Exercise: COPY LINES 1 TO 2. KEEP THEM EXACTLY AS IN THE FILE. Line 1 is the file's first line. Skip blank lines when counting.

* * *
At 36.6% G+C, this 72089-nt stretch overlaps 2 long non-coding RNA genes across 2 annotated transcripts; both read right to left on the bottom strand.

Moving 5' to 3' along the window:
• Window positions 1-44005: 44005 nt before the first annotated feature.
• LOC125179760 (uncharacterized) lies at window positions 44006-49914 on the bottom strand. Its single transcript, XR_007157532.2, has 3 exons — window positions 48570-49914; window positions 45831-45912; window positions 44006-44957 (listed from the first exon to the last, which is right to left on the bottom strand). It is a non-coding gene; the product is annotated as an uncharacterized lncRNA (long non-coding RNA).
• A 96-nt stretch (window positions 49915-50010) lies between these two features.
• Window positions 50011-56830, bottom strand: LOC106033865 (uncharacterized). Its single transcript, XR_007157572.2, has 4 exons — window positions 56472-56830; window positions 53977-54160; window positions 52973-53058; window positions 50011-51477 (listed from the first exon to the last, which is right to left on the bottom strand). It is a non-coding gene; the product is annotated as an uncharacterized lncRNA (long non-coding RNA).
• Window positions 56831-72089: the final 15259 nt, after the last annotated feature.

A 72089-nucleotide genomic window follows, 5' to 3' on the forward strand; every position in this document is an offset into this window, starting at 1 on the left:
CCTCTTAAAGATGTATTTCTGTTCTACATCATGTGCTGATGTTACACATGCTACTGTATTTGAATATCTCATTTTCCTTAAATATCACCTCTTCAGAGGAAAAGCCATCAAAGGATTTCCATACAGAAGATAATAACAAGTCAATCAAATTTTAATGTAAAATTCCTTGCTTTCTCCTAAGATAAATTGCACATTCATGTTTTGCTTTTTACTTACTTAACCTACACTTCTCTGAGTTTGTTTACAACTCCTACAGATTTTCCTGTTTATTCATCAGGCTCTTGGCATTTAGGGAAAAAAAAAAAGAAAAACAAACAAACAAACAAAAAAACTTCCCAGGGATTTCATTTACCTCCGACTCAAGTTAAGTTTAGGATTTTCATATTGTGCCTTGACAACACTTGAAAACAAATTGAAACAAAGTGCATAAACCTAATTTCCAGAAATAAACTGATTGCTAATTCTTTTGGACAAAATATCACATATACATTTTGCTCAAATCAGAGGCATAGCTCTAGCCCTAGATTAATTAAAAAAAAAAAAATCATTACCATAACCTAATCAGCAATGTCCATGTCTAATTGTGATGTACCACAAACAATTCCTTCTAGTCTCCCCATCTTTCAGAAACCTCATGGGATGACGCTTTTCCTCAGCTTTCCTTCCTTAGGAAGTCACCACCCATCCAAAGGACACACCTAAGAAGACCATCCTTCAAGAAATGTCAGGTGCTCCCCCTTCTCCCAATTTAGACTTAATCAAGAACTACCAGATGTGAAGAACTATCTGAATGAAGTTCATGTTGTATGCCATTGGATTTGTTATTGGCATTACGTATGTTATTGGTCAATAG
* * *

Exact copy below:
At 36.6% G+C, this 72089-nt stretch overlaps 2 long non-coding RNA genes across 2 annotated transcripts; both read right to left on the bottom strand.

Moving 5' to 3' along the window: